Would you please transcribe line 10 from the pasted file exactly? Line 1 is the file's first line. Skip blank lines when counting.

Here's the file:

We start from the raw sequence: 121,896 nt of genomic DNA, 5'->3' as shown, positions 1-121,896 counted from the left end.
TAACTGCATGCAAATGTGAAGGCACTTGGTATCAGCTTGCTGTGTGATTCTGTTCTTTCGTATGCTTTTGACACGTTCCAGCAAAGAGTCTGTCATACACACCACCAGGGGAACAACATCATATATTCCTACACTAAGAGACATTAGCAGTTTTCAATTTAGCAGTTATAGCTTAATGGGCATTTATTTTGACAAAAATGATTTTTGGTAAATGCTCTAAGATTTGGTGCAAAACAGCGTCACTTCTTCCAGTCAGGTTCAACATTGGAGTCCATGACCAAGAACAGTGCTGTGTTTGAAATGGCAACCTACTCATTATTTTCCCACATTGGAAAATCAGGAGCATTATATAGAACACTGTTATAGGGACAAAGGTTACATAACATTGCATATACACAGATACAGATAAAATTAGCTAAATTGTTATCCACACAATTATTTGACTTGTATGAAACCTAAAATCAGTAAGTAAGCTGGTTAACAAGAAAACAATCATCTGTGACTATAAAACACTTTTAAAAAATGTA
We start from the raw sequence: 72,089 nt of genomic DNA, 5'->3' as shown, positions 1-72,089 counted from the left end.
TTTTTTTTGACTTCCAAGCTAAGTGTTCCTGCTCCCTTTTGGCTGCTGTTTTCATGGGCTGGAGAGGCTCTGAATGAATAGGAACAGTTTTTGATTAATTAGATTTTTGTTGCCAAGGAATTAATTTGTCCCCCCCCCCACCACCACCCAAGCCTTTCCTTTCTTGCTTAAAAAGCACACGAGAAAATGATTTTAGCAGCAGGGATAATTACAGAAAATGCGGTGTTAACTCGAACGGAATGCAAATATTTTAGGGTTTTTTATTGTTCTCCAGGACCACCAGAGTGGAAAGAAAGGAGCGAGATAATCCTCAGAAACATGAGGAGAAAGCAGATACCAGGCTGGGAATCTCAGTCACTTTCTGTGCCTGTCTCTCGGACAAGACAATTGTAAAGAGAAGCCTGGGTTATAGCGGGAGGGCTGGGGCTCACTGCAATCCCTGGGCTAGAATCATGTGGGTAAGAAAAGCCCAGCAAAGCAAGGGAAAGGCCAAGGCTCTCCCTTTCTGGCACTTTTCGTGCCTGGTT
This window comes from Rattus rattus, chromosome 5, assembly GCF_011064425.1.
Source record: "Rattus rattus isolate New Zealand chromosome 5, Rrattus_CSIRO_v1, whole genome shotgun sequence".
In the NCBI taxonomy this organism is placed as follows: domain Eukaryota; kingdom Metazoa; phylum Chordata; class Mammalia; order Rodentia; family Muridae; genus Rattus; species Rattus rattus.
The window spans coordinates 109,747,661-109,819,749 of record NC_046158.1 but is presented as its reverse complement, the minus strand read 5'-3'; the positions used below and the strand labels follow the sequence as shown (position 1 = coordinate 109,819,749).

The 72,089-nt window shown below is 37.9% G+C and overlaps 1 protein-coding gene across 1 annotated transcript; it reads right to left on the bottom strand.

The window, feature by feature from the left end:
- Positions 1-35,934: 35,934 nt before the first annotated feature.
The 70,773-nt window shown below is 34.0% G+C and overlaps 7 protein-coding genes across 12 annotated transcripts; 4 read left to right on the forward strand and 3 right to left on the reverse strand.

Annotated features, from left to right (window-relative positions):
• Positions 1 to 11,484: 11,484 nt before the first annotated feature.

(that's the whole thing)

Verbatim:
The window, feature by feature from the left end: